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FROM MARCIA Clark to Murphy Brown to the stereotypical "welfare mother," single women struggling to raise children loom large in our popular and political culture. Finally, along comes David Blankenhorn to restore some balance: The title of his new book, "Fatherless America," communicates his focus on the other half of the baby-making equation. Blankenhorn writes that middle-class America "is becoming an increasingly fatherless society." He overwhelms the reader with data demonstrating the "psychological, social, economic, educational and moral" damage done to the children of single-parent families.

Blankenhorn's book also vindicates a certain unemployed Hoosier, who announced recently that he was sitting out the 1996 presidential race so that he could spend more time with his wife and three children. Indeed, ever since the liberal sociologist Barbara Dafoe Whitehead proclaimed "Dan Quayle Was Right" on the cover of The Atlantic Monthly, conservatives have had the upper hand in the debate over the family. However, as we move from campaign rhetoric to actual reform, we find that the public policies that might help re-fatherize America defy the easy orthodoxies of both Right and Left. Fatherless families have less to do with ideology and more to do with the rising tide of affluence that has swamped the ancient economic imperative that men and women "stay nuclear." The phenomenon of single parenthood is a paradox of prosperity. People live longer and travel more; they are less content to spend a lifetime with one person, especially when they can flip on the TV and see hardbodies on faraway beaches having fun, fun, fun. For many, tradition's moral monopoly has been broken. People are free now: free to find their true selves, free to abandon their families. That we have more choice is not to be confused with better choice, but many Americans are determined to taste all 31 flavors, one after the other. And they can afford to: U.S. per-capita GNP is about $25,000. Enough money sloshes around the private sector to assure that most people have the resources, in personal savings, rich uncles, or siblings with extra bedrooms, to survive family trauma. In such a socioeconomic environment, the power of Big Government to strengthen the family looks pitifully small. So we should take a hard look at the public policies trumpeted as "pro-family." Some will not work as advertised. Consider, for example, the social-policy centerpiece of the GOP's Contract With America: a $500-per-child tax credit for the middle class. Deficits aside, we should hew to the general principle that people ought to have more money and the government ought to have less. However, the impact of a per-child tax credit on two-parent stability will be neutral, possibly even negative: more "no-strings" cash for children, even if it comes in the form of a tax rebate, makes family breakup easier, not harder. A better GOP idea is to repeal the "marriage penalty." In the wake of the 1993 tax bill, the National Bureau of Economic Research reports that a husband and wife earning $50,000 a year will pay $4,348 more to the IRS than if they were not married. Tax considerations won't have much effect on behavior in Manhattan and Hollywood, but reducing Uncle Sam's bite on matrimony would send a pro-marriage message to Heartland America. Blankenhorn is a pessimist, observing that the "culture of fatherlessness" is without precedent in human history. Few want to return to the Puritan days of scarlet letters, or even to the '50s, when the scandalously pregnant actress Ingrid Bergman was blacklisted by the movie studios. Yet if we don't restore at least some stigma to divorce and single-parenthood - on both sexes and at all levels of society - then we will soon come to the end result of this cultural revolution: a lonely hearted America of sexual hunters, in which accidental, after-thoughted children are left to learn their values at the knee of TV.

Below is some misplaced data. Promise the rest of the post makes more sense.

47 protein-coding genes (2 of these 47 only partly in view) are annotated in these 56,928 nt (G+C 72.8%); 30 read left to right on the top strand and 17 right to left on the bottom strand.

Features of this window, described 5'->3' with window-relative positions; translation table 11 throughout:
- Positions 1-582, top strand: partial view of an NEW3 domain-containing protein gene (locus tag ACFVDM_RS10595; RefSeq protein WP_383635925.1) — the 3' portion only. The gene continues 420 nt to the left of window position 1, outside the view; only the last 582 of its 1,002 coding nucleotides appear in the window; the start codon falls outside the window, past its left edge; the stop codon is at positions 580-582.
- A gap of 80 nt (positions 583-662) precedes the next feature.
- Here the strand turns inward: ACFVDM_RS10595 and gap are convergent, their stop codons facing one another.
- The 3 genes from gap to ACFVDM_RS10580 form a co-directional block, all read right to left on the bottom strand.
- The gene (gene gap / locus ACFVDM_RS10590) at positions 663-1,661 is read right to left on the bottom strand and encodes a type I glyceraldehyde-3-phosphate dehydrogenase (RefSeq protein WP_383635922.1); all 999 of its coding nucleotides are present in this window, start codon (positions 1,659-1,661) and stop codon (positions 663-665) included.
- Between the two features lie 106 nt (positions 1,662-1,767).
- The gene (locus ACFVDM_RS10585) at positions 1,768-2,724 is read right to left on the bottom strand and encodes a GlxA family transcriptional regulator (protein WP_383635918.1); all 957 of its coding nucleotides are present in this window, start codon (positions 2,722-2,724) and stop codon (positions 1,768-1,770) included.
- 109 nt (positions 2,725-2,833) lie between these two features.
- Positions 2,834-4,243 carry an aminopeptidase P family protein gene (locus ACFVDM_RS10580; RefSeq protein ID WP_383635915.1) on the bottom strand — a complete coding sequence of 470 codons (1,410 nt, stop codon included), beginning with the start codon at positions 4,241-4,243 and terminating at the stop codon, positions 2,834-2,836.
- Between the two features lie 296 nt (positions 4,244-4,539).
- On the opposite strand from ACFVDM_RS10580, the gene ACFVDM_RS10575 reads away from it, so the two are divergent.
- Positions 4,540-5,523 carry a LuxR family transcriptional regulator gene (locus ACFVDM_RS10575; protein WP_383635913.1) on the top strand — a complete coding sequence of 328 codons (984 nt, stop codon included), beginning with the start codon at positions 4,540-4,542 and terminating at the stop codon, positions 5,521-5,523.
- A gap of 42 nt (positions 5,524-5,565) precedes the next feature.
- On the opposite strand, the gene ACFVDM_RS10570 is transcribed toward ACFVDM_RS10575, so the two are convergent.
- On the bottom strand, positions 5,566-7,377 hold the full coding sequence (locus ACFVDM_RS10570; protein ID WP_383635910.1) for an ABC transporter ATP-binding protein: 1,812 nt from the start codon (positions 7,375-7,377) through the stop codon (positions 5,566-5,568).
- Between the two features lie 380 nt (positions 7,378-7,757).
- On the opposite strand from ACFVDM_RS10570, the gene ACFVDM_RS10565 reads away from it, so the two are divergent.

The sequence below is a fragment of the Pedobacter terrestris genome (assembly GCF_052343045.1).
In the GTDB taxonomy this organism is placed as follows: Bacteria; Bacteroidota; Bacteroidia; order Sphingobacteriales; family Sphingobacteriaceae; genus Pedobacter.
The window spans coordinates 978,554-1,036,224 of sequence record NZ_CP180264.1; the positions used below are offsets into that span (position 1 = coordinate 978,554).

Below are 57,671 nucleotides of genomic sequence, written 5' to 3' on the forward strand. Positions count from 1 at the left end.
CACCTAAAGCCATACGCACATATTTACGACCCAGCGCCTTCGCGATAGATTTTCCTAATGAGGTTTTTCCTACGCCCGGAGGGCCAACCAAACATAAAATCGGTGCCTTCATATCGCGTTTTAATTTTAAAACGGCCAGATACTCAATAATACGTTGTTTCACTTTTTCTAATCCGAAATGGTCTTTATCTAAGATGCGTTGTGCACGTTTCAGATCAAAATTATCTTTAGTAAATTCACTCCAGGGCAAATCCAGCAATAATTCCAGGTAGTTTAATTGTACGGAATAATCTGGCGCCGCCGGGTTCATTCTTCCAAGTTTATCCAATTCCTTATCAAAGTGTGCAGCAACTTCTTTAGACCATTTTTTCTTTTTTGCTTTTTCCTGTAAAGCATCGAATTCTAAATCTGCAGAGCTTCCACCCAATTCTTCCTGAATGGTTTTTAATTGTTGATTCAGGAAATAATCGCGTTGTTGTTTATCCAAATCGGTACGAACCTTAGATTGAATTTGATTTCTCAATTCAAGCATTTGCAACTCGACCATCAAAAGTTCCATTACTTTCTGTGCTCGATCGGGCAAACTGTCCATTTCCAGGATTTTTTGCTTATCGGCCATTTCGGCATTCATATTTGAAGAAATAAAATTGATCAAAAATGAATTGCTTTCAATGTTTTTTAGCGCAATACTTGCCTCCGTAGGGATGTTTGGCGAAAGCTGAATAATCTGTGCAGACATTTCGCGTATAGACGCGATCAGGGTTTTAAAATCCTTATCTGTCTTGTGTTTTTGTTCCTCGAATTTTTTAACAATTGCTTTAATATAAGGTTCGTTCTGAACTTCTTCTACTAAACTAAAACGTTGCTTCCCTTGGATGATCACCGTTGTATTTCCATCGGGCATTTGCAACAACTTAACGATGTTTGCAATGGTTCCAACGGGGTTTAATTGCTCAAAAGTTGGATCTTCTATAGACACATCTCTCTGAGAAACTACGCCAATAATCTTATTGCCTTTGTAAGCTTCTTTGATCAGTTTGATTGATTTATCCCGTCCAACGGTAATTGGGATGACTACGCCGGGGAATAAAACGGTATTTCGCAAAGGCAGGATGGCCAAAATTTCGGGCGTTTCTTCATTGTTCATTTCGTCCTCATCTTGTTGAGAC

James P. Pinkerton is a columnist for Newsday.

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